Psychological Science
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#1Cassandra J. Lowe (UWO: University of Western Ontario)H-Index: 12
#2Isu Cho (UWO: University of Western Ontario)
Last. J. Bruce Morton (UWO: University of Western Ontario)H-Index: 21
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There is considerable debate about whether bilingual children have an advantage in executive functioning relative to monolingual children. In the current meta-analysis, we addressed this debate by ...
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#1Ashley Leung (U of C: University of Chicago)H-Index: 2
#1Leung AH-Index: 1
Last. Yurovsky DH-Index: 1
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Young children learn language at an incredible rate. Although children come prepared with powerful statistical-learning mechanisms, the statistics they encounter are also prepared for them: Childre...
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#1Dobromir Rahnev (Georgia Institute of Technology)H-Index: 16
Humans exhibit substantial biases in their decision making even in simple two-choice tasks, but the origin of these biases remains unclear. I hypothesized that one source of bias could be individua...
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#1Robert Wiley (UNCG: University of North Carolina at Greensboro)H-Index: 4
#2Brenda Rapp (Johns Hopkins University)H-Index: 43
Previous research indicates that writing practice may be more beneficial than nonmotor practice for letter learning. Here, we report a training study comparing typing, visual, and writing learning conditions in adults (N = 42). We investigated the behavioral consequences of learning modality on literacy learning and evaluated the nature of the learned letter representations. Specifically, the study addressed three questions. First, are the benefits of handwriting practice due to motor learning p...
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#1Jinjing Jenny Wang (RU: Rutgers University)H-Index: 4
#2Yang Yang (NIE: National Institute of Education)
Last. Elizabeth Bonawitz (Harvard University)H-Index: 19
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How do changes in learners’ knowledge influence information seeking? We showed preschoolers (N = 100) uncertain outcomes for events and let them choose which event to resolve. We found that childre...
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#1Daniela J. Palombo (UBC: University of British Columbia)H-Index: 23
Last. Madan Cr
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Our memories can differ in quality from one event to the next, and emotion is one important explanatory factor. Still, the manner in which emotion impacts episodic memory is complex: Whereas emotio...
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#1Angela M. Smith (U of T: University of Toronto)H-Index: 1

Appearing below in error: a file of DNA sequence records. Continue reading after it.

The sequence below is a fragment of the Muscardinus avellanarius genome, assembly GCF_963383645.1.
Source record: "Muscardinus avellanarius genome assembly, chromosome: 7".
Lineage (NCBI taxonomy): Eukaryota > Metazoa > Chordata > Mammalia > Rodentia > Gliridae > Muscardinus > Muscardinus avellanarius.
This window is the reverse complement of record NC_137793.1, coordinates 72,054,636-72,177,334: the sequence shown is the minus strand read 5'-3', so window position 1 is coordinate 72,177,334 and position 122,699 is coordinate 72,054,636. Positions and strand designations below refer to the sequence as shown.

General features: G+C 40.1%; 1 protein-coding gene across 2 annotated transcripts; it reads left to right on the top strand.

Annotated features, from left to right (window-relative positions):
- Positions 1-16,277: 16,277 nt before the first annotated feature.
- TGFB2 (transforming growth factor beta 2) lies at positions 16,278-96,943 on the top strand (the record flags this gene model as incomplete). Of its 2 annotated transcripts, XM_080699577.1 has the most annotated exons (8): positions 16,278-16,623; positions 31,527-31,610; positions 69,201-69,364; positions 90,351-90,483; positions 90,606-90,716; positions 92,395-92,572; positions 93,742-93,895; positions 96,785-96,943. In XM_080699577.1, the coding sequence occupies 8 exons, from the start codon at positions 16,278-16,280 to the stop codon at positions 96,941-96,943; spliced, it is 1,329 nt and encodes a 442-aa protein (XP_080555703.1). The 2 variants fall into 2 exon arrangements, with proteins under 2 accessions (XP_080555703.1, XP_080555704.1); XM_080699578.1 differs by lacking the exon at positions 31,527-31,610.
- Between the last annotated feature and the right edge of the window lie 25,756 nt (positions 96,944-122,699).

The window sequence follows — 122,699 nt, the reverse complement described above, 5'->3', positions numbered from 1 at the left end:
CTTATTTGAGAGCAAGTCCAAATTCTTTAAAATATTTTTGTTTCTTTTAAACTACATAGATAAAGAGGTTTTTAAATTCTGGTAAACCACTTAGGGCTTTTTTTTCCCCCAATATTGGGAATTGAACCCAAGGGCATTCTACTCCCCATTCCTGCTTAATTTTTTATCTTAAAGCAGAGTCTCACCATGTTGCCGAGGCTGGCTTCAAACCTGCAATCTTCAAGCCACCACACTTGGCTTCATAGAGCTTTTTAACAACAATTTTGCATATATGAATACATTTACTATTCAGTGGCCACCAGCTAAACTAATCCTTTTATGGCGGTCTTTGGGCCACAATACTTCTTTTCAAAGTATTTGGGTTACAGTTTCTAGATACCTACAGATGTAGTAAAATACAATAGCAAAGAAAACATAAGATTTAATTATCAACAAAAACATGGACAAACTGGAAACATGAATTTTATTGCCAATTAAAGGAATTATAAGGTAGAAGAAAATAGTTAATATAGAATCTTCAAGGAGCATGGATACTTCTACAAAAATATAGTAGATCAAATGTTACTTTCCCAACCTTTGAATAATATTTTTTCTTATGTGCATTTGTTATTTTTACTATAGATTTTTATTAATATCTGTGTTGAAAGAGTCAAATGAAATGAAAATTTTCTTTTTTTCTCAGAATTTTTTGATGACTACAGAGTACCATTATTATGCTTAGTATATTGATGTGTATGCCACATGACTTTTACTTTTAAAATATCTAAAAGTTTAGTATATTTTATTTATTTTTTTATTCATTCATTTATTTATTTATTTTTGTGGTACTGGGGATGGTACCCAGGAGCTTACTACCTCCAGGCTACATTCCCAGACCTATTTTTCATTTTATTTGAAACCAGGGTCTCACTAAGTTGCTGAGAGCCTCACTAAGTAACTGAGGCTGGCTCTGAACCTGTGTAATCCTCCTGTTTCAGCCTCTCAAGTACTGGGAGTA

#2Emily C. Willroth (NU: Northwestern University)H-Index: 2
Last. Brett Q. Ford (U of T: University of Toronto)H-Index: 25
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How people respond to health threats can influence their own health and, when people are facing communal risks, even their community's health. We propose that people commonly respond to health threats by managing their emotions with cognitive strategies such as reappraisal, which can reduce fear and protect mental health. However, because fear can also motivate health behaviors, reducing fear may also jeopardize health behaviors. In two diverse U.S. samples (N = 1,241) tracked across 3 months, s...
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#1Jon Roozenbeek (University of Cambridge)H-Index: 8
#2Alexandra L. J. Freeman (University of Cambridge)H-Index: 9
Last. Sander van der Linden (University of Cambridge)H-Index: 30
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As part of the Systematizing Confidence in Open Research and Evidence (SCORE) program, the present study consisted of a two-stage replication test of a central finding by Pennycook et al. (2020), namely that asking people to think about the accuracy of a single headline improves "truth discernment" of intentions to share news headlines about COVID-19. The first stage of the replication test (n = 701) was unsuccessful (p = .67). After collecting a second round of data (additional n = 882, pooled ...
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#1Sebastian Schindler (WWU: University of Münster)H-Index: 13
#2Anne Höhner (WWU: University of Münster)
Last. Thomas Straube (WWU: University of Münster)H-Index: 38
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Dyadic interactions are associated with the exchange of personality-related messages, which can be congruent or incongruent with one’s self-view. In the current preregistered study (N = 52), we inv...
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#1Guy Voichek (Yale University)
#2Nathan Novemsky (Yale University)H-Index: 15
Research has shown that hedonic-contrast effects are a ubiquitous and important phenomenon. In eight studies (N = 4,999) and four supplemental studies (N = 1,809), we found that hedonic-contrast effects were stronger for negative outcomes than for positive outcomes. This asymmetric-contrast effect held for both anticipated and experienced affect. The effect makes risks that include gains and losses more attractive in the presence of high reference points because contrast diminishes the hedonic i...
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